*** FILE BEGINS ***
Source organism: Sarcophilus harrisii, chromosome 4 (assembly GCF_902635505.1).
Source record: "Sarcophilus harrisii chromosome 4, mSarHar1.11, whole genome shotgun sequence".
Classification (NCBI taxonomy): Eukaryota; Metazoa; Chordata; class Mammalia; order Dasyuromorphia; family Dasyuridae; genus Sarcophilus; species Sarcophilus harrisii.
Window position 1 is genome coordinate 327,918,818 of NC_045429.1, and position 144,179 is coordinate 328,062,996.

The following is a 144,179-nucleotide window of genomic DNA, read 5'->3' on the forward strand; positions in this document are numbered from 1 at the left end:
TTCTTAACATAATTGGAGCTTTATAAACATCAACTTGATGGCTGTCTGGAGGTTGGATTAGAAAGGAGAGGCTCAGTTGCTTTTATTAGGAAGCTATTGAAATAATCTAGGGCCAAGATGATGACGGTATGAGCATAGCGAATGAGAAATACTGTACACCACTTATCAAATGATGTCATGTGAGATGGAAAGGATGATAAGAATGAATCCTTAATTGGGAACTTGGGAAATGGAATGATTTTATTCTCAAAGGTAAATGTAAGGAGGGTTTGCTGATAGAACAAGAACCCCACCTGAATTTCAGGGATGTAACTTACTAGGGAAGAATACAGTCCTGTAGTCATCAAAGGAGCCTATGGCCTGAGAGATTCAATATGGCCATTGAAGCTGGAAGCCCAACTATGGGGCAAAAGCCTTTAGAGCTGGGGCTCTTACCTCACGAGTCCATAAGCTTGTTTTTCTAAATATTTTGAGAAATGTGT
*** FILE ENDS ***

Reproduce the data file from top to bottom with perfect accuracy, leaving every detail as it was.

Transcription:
Source organism: Sarcophilus harrisii, chromosome 4 (assembly GCF_902635505.1).
Source record: "Sarcophilus harrisii chromosome 4, mSarHar1.11, whole genome shotgun sequence".
Classification (NCBI taxonomy): Eukaryota; Metazoa; Chordata; class Mammalia; order Dasyuromorphia; family Dasyuridae; genus Sarcophilus; species Sarcophilus harrisii.
Window position 1 is genome coordinate 327,918,818 of NC_045429.1, and position 144,179 is coordinate 328,062,996.

The following is a 144,179-nucleotide window of genomic DNA, read 5'->3' on the forward strand; positions in this document are numbered from 1 at the left end:
TTCTTAACATAATTGGAGCTTTATAAACATCAACTTGATGGCTGTCTGGAGGTTGGATTAGAAAGGAGAGGCTCAGTTGCTTTTATTAGGAAGCTATTGAAATAATCTAGGGCCAAGATGATGACGGTATGAGCATAGCGAATGAGAAATACTGTACACCACTTATCAAATGATGTCATGTGAGATGGAAAGGATGATAAGAATGAATCCTTAATTGGGAACTTGGGAAATGGAATGATTTTATTCTCAAAGGTAAATGTAAGGAGGGTTTGCTGATAGAACAAGAACCCCACCTGAATTTCAGGGATGTAACTTACTAGGGAAGAATACAGTCCTGTAGTCATCAAAGGAGCCTATGGCCTGAGAGATTCAATATGGCCATTGAAGCTGGAAGCCCAACTATGGGGCAAAAGCCTTTAGAGCTGGGGCTCTTACCTCACGAGTCCATAAGCTTGTTTTTCTAAATATTTTGAGAAATGTGT